PS/IS 686 | Brooklyn, NY

Grade 3 ELA Week of 1/3/17

Happy New Year!


I appreciate your patience while I learn to navigate our new blog.  In an effort to make it more clear when Poetry Shares are happening, I have added the new dates to two calendars in my room and to a sign on my agenda, as well as to the Writing Notebook Due Date Calendar.  Students know that they are welcome to take their Poetry/Word Study notebooks home on any given night, so even if I can’t post a poem to the blog, they should still be spending some time each night getting to know a poem.  I want them to not only memorize the words, but to think about what the poem means and how they can use their voices to connect to that meaning.  The memorizing should be early in the two weeks and fairly quick.  After that, students should try out different ways to express the meaning with their voices.


In Readers’ Workshop, we are finishing up our Character Unit with some partner reading.  The intention in this part of the unit is to not only study character traits, emotions and motivations, but to study the way we talk with our partners and how we can grow our book talks.

In Writers’ Workshop, we are drafting and revising our personal narratives.  Revision is when a writer does the work to make their writing better.  So far we have discussed revising by stretching out a moment,  adding a detailed description of a person or place, and adding emotional content by showing how the character feels, rather than just stating how they feel.  We practiced observing as writers with a descriptive eye.  This can work for anything, a person or a place.  In the case of the photos, we were describing a clementine in as much detail as possible.  Then we put the clementines back together in a group, and Ms. Mallery tried to identify individual clementines based on the student’s description.

In word study, small groups are still investigating dialogue, punctuation and capital letters.  When they are done with these investigations, they will teach the rest of the class what they discovered. And (hopefully) everyone will show what they learned in their writing.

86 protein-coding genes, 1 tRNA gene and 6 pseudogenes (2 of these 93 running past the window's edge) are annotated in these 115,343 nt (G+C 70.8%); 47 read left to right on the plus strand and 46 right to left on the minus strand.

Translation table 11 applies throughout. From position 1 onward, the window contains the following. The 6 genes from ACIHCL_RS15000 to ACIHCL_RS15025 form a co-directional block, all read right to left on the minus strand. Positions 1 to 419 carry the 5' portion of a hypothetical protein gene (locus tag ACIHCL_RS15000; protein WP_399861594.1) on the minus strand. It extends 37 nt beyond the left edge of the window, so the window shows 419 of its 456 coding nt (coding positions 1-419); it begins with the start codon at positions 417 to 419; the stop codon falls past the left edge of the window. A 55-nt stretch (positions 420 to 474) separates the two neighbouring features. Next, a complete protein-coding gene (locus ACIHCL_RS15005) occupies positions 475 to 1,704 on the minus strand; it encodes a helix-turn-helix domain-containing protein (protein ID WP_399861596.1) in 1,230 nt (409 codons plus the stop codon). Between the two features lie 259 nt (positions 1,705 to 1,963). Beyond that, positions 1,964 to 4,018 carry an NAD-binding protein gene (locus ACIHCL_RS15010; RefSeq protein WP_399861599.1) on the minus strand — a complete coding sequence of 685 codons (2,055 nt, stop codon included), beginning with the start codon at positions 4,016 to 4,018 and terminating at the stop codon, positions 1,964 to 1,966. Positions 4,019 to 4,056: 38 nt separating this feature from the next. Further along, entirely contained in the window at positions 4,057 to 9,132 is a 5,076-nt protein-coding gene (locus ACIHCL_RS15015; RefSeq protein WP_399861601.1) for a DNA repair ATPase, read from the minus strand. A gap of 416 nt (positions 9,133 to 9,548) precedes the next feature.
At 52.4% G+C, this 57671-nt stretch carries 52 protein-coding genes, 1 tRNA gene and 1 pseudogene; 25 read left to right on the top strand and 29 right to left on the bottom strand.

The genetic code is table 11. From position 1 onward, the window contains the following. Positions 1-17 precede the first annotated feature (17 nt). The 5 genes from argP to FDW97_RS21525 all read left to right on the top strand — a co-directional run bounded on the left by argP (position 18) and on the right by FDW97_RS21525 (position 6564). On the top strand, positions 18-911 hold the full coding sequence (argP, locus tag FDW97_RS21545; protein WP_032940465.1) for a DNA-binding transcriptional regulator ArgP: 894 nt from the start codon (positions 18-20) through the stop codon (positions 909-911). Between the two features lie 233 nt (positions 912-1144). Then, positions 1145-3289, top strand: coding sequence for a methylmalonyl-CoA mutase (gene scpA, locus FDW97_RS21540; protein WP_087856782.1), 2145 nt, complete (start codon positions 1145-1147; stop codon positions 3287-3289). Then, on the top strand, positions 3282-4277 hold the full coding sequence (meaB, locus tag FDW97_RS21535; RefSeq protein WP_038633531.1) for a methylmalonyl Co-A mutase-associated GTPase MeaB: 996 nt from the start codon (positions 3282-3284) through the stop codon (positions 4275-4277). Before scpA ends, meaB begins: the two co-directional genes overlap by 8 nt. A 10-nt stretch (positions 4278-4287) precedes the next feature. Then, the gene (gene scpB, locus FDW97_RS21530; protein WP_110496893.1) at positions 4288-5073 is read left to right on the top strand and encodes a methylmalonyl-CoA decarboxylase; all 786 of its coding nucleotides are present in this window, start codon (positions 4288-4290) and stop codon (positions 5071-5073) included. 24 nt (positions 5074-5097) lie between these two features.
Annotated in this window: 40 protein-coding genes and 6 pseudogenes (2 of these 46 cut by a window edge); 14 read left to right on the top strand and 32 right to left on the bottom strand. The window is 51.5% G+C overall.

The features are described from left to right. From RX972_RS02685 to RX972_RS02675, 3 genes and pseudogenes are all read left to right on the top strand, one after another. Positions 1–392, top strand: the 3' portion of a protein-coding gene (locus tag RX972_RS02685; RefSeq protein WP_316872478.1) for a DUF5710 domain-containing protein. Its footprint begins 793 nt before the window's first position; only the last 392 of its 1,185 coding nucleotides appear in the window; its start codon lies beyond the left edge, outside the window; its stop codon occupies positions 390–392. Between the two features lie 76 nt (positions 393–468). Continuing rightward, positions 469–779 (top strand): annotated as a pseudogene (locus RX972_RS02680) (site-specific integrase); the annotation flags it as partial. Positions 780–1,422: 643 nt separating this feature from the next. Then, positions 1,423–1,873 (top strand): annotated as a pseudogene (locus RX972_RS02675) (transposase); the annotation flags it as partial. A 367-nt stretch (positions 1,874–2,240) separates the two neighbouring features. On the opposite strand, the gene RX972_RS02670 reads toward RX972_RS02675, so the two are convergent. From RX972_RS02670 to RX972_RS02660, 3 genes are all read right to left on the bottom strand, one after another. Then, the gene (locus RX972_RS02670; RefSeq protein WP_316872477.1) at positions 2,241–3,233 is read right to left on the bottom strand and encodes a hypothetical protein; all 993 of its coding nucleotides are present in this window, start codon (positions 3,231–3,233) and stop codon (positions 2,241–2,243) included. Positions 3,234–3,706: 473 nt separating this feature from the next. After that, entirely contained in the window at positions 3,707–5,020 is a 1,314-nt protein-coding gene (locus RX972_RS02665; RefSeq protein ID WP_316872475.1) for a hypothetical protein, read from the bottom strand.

Here are the poems for the next share on January 13. (I have no idea how to make that poem single spaced.  Please pretend that I figured it out!)



so quiet

without a sound




to the ground


Snowflake feathers

from snow-white birds


Snow is a poem

without any words.

–Eve Merriam


Love That Boy

Love that boy,
like a rabbit loves to run
I said I love that boy
like a rabbit loves to run
Love to call him in the morning
love to call him
‘Hey there, son!’

He walk like his Grandpa,
Grins like his Uncle Ben.
I said he walk like his Grandpa,
And grins like his Uncle Ben.
Grins when he’s happy,
When he sad, he grins again.

His mama like to hold him,
Like to feed him cherry pie.
I said his mama like to hold him.
Like to feed him that cherry pie.
She can have him now,
I’ll get him by and by

He got long roads to walk down
Before the setting sun.
I said he got a long, long road to walk down
Before the setting sun.
He’ll be a long stride walker,
And a good man before he done. 

by Walter Dean Myers

Suggestions (not required) for notebook entries:

Write a detailed description of a place of choice.  If you can’t choose, describe your kitchen.

Write a detailed description of a person you know well.

Write about a dream you had.

Write a poem that makes a picture in the reader’s mind (description!) include details about the weather.  The poem doesn’t have to be about the weather,  but it should be part of the poem.